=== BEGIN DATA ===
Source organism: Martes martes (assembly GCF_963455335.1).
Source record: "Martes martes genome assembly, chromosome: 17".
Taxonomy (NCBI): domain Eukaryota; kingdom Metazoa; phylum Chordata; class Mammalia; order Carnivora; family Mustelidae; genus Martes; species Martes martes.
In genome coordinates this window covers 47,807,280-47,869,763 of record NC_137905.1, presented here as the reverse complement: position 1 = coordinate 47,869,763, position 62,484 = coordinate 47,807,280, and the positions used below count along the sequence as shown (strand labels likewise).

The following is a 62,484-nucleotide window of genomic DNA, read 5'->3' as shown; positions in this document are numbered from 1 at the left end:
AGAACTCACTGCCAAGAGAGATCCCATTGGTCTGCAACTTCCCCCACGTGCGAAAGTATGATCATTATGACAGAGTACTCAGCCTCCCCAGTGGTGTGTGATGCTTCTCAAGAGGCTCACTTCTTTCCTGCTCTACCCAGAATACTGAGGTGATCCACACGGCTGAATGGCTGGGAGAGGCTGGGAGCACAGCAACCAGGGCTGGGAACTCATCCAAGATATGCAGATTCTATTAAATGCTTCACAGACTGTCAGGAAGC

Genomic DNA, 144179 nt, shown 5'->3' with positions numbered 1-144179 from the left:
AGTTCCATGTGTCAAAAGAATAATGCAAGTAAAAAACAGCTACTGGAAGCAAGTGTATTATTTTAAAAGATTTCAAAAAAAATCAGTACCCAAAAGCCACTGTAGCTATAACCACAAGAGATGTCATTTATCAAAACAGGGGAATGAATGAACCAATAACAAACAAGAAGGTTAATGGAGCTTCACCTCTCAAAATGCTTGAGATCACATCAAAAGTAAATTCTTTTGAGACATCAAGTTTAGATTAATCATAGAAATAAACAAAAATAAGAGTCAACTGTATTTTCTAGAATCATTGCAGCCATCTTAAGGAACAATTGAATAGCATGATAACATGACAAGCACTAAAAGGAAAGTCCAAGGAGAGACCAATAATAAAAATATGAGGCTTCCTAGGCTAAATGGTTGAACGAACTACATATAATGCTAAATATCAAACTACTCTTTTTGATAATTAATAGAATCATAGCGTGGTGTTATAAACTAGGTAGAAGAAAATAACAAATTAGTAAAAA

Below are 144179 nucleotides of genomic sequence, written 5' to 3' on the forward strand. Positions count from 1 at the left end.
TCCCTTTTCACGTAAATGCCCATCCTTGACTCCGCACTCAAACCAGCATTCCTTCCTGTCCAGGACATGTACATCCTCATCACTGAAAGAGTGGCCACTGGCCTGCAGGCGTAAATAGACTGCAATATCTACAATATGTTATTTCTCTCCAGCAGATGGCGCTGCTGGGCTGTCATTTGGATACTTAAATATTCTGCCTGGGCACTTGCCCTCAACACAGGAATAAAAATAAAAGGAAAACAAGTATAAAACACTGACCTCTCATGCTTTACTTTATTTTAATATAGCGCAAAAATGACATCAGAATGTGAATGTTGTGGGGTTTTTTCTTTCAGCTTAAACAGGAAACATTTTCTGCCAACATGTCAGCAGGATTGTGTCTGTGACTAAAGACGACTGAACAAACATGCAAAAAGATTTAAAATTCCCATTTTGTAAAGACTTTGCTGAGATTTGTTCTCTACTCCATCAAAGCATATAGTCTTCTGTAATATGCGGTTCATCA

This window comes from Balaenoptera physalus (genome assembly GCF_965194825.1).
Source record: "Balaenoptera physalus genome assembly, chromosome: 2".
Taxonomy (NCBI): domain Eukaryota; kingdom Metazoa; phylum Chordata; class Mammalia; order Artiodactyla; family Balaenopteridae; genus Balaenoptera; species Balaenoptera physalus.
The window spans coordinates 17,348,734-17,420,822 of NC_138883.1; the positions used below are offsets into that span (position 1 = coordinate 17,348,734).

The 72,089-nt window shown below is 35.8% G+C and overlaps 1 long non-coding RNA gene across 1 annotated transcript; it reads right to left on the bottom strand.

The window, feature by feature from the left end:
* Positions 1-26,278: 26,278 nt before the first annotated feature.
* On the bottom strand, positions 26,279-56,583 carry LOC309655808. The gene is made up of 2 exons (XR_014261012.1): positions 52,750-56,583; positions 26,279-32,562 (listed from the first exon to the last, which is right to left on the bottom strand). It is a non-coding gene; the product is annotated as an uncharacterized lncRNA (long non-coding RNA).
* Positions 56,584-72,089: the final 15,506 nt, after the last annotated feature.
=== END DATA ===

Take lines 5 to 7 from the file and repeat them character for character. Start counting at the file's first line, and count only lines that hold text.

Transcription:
The following is a 62,484-nucleotide window of genomic DNA, read 5'->3' as shown; positions in this document are numbered from 1 at the left end:
AGAACTCACTGCCAAGAGAGATCCCATTGGTCTGCAACTTCCCCCACGTGCGAAAGTATGATCATTATGACAGAGTACTCAGCCTCCCCAGTGGTGTGTGATGCTTCTCAAGAGGCTCACTTCTTTCCTGCTCTACCCAGAATACTGAGGTGATCCACACGGCTGAATGGCTGGGAGAGGCTGGGAGCACAGCAACCAGGGCTGGGAACTCATCCAAGATATGCAGATTCTATTAAATGCTTCACAGACTGTCAGGAAGC

Genomic DNA, 144179 nt, shown 5'->3' with positions numbered 1-144179 from the left: